PRI is fielding candidates to see who is strongest against expected frontrunner, former socialist mayor of Mexico City Andrés Manuel López Obrador. PRI Finance Minister José Antonio Meade is the current preferred candidate. In a late November poll, he was only 5 points behind López Obrador, 28.7 percent to 23.2 percent (GCE).

Except for López Obrador who has near universal name identification, most of the field is unknown to voters. Barely a third of voters could identify Meade. López Obrador has run twice before for president, getting close in 2006 and refusing to concede. He was labeled the Hugo Chávez of Mexico, but is currently running a more moderate-sounding campaign focused on corruption and Mexico’s self-sufficiency. Like Donald Trump, he’s not a fan of NAFTA.

Early polls show him ahead of a multi-candidate field (6 to 10 candidates offered) by 5 to 15 percentage points in a first past the post no run-off system. Nieto won with 38 percent in 2012. López Obrador has indicated he might add a socially conservative party to his coalition in a quest for a plurality. He is likely at least 5 to 10 points short of the 35 to 40 percent needed to win.

Independents will be allowed to run in the July 1 election for the first time. They are entering the race, including former First Lady Margarita Zavala (PAN President Felipe Calderón’s wife) and Nuevo León Governor Jaime Rodríguez.

PRI (Institutional Revolutionary Party) of current President Enrique Peña Nieto will hold a convention in March. The major parties must offer their candidates by March. PAN (National Action Party) and PRD (Party of the Democratic Revolution) are considering a coalition and options for candidates. Candidates could be Ricardo Anaya Cortés, former PAN leader. Morena (National Regeneration Movement) was created by López Obrador. He has produced a 400-page manifesto to fight corruption and run his government.

Polling in Mexico:
El Universal, 1000, Nov. 10-17, 2017, ±3.53 error
El Financiero, 1004, Nov. 11-16, 2017, ±3.1 error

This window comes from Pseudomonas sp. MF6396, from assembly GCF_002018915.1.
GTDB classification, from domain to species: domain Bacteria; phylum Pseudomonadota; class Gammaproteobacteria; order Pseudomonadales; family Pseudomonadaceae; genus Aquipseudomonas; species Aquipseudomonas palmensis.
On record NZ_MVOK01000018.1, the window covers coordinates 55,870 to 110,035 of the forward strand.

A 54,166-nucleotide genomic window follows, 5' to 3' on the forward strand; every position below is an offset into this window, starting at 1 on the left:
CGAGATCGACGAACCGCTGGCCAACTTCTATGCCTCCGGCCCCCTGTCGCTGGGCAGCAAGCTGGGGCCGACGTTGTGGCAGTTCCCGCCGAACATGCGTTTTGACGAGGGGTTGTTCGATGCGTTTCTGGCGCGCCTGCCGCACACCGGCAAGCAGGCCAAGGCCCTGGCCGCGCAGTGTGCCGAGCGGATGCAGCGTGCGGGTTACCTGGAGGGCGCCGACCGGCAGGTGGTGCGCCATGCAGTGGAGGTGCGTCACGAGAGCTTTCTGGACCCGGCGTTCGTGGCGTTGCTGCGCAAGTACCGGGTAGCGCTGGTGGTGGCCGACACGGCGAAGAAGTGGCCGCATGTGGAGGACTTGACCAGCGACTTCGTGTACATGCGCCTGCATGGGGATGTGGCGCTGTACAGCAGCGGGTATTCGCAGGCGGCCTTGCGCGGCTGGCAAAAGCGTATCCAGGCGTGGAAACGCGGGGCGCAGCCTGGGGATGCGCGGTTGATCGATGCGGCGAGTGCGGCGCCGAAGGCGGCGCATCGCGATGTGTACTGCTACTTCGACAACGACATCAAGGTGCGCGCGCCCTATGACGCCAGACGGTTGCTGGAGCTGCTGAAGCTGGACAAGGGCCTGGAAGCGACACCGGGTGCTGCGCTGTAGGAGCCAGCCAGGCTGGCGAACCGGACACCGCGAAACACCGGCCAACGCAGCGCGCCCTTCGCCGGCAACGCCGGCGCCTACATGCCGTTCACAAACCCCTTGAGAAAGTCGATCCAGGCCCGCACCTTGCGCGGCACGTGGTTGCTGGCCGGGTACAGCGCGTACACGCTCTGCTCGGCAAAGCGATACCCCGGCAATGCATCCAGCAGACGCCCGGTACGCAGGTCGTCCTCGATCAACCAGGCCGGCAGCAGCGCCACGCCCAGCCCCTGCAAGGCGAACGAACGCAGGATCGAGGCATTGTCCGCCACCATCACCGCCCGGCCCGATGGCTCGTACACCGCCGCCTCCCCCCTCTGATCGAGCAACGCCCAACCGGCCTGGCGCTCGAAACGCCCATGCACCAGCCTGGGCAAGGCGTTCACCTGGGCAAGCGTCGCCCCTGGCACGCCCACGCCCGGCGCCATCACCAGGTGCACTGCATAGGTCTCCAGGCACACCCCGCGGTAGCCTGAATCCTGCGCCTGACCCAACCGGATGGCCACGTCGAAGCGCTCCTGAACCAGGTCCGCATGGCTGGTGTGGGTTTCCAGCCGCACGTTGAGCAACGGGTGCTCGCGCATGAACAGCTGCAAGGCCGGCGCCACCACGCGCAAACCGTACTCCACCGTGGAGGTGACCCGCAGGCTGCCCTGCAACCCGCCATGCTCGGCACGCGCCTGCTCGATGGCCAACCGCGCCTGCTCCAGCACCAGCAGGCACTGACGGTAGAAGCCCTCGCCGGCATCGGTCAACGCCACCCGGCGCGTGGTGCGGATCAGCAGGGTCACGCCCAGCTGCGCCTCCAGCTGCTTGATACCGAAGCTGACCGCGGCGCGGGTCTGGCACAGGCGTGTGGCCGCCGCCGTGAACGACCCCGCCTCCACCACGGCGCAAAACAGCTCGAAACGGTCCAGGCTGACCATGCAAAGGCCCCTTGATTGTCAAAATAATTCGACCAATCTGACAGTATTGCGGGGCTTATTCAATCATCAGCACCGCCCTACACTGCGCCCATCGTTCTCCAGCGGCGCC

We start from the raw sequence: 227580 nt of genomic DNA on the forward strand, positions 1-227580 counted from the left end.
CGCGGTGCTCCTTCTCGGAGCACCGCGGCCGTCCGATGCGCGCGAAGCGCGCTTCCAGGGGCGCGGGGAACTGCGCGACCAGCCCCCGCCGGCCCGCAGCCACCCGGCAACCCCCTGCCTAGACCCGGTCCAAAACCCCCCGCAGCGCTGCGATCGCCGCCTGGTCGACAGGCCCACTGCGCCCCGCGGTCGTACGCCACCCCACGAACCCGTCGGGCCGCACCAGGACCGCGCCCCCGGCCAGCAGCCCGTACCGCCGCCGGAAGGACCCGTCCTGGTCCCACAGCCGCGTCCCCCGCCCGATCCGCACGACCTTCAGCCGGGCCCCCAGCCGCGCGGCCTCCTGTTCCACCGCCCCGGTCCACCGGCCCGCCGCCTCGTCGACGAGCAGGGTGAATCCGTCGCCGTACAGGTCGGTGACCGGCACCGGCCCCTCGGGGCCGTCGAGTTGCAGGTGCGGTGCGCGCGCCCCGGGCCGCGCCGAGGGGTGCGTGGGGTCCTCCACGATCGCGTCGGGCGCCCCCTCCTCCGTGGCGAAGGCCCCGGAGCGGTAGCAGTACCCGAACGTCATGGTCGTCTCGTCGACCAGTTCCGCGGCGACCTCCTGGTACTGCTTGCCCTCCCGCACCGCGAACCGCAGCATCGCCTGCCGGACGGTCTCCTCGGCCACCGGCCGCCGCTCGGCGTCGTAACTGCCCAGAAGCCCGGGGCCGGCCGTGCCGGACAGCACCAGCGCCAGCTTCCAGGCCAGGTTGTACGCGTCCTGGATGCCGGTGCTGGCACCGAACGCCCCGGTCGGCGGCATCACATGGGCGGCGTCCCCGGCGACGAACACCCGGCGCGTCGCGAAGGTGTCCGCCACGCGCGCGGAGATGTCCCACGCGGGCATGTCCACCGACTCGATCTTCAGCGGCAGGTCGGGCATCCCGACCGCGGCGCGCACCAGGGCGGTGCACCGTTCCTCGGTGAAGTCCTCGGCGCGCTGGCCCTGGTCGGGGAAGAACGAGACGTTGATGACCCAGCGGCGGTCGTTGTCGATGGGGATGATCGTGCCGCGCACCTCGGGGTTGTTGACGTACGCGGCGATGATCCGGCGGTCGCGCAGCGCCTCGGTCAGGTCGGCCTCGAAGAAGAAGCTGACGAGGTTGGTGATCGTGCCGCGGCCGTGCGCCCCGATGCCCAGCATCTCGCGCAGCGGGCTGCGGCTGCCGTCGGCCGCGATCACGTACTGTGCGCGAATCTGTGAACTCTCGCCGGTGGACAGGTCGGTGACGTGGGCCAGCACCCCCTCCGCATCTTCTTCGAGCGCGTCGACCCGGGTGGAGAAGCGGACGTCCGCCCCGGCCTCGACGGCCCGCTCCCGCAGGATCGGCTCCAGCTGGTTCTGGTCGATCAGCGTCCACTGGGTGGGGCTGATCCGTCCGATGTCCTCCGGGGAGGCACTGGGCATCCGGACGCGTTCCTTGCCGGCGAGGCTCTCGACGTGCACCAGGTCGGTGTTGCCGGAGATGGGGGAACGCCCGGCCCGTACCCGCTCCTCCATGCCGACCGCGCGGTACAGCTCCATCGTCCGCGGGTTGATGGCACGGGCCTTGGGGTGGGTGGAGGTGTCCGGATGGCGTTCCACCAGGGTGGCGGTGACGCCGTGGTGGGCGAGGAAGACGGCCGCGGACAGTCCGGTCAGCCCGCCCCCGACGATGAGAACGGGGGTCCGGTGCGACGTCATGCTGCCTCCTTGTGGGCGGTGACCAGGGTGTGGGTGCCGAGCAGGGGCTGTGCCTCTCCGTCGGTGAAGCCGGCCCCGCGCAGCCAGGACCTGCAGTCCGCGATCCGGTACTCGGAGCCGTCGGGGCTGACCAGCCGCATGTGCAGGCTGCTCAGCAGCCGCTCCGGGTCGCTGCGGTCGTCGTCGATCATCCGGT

GCE, 600, Nov. 28, 2017
Parametria, 800, Dec. 14-17, 2017, ±3.5 error

Trump in Colorado – Playing His Base and Losing Ground

Donald Trump won the presidency with 46 percent of the popular vote to Hillary Clinton’s 48 percent. His national end-of-year approval was 39 percent in RealClearPolitics, 7 percent below his vote. Similarly, in Colorado, Trump is 7 points down. He has a 36 percent approval after losing the state with 43 percent in 2016 against Clinton. He has contracted his election support down 7 points to a base of about one-third to two-fifths of the electorate both nationally and in Colorado – a likely losing position in the upcoming election. (Public Policy poll, 770 auto dial/online, Dec. 4-5, 2017)

His relentless catering to and communication with his “base” has, as expected, narrowed his support, not widened it. Like his national slide in approval, Coloradans’ judgement of Trump’s first year has been poor. Unless Trump changes strategies, he is likely to take down the Republican Party gubernatorial nominee and other candidates in Colorado’s 2018 races.

Colorado is going to be both a battlefield and a harbinger of the 2018 election. Trump’s national decline is mirrored in the state at the moment the governorship is open, two of the state’s constitutional offices – treasurer and attorney general – and control of the state legislature in play.

The spread between approval and disapproval among Trump and Clinton voters and Republicans and Democrats demonstrate the challenges Republicans face if Trump’s approval remains mired below 40 percent during 2018.

An examination of the demographics of Trump’s Colorado approval (see chart below) shows his weakness within his party and among demographic groups that favored him in the 2016 election. The poll shows that passion among Democrats (approved difference among pro-Trump voters – 70% vs. pro-Clinton voters – 86%). Most ominously, it indicates that independent voters, who often swing elections, are currently in the disapproving camp.